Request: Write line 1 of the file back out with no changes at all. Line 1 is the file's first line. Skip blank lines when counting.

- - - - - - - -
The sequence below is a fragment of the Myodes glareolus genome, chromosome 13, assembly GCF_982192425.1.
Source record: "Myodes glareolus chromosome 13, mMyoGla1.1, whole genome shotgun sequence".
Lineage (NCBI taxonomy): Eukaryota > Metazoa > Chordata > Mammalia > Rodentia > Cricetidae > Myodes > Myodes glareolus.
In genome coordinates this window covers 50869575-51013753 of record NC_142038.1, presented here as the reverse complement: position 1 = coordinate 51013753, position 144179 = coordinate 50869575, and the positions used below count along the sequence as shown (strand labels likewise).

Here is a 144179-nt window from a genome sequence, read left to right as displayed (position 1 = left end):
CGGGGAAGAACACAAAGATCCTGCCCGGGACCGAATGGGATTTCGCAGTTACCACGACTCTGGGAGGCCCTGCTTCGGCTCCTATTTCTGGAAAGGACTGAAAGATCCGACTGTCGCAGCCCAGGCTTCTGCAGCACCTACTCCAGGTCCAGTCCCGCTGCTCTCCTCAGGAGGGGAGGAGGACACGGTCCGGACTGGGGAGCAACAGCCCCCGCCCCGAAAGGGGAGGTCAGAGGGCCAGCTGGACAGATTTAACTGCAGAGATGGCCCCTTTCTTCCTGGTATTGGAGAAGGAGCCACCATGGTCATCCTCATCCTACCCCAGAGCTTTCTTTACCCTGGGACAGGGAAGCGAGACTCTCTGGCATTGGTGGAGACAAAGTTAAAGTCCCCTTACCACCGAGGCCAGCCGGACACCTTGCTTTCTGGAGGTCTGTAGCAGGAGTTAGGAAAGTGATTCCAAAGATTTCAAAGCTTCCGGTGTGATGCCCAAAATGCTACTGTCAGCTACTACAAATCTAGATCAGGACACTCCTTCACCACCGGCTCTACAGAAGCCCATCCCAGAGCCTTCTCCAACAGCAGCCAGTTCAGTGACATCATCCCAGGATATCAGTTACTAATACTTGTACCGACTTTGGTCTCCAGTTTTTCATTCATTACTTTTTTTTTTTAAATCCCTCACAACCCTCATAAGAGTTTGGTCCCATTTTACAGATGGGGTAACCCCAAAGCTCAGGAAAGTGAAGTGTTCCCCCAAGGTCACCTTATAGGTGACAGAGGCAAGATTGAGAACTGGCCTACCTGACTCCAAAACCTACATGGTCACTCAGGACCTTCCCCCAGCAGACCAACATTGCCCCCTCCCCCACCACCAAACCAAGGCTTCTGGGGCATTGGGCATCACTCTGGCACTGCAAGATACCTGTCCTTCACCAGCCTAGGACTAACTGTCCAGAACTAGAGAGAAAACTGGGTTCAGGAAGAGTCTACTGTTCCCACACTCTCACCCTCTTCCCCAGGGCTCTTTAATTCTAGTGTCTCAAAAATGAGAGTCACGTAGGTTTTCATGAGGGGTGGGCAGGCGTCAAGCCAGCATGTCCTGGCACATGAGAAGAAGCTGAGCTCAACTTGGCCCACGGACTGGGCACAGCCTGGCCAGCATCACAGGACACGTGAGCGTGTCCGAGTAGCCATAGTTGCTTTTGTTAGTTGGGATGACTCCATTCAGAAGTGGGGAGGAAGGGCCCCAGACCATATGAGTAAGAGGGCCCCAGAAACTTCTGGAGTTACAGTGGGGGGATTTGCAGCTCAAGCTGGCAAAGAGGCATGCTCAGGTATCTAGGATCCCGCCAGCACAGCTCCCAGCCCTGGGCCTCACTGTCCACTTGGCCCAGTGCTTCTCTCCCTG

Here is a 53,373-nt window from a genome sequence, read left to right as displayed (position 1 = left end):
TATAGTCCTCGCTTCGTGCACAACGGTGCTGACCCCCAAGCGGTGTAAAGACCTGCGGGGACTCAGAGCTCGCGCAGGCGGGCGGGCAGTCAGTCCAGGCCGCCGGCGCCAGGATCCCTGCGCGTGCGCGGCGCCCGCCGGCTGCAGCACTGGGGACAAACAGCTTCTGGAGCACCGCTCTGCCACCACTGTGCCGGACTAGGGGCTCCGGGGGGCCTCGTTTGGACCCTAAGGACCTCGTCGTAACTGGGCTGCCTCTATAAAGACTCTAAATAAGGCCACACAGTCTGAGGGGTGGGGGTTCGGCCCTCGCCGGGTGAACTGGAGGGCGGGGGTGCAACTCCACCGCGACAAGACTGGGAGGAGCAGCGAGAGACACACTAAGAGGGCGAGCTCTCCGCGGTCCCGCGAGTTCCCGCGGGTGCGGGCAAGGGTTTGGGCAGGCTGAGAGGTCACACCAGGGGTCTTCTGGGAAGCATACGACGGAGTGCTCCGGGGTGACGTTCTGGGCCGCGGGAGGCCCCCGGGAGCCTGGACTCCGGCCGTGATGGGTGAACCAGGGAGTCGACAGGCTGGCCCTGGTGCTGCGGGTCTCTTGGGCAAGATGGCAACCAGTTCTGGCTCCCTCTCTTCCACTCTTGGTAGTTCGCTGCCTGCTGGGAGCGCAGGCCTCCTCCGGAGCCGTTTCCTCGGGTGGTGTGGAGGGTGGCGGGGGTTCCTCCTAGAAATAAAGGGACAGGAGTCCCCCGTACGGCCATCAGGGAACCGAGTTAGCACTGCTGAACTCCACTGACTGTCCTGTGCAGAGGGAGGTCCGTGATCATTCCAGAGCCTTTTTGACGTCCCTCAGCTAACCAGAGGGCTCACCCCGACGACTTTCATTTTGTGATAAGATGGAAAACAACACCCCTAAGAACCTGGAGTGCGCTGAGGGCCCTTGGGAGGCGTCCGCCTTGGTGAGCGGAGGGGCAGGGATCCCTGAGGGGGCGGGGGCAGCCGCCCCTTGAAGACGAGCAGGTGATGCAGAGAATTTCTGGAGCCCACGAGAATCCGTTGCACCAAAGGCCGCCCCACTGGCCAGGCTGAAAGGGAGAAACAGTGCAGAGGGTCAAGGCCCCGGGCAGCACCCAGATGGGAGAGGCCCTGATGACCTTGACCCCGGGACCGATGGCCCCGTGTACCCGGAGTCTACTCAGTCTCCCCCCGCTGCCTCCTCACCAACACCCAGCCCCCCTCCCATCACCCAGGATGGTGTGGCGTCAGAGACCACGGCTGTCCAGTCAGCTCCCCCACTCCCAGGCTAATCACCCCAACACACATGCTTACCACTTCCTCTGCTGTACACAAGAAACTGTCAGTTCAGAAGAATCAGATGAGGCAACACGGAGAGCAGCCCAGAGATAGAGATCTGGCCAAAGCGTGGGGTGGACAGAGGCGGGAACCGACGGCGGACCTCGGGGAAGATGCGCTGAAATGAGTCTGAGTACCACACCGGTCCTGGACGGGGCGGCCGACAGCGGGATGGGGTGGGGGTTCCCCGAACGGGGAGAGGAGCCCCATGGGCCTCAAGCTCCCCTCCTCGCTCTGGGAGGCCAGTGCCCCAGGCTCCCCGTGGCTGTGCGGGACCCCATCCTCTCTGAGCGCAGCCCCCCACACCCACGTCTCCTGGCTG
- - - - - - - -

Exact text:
The sequence below is a fragment of the Myodes glareolus genome, chromosome 13, assembly GCF_982192425.1.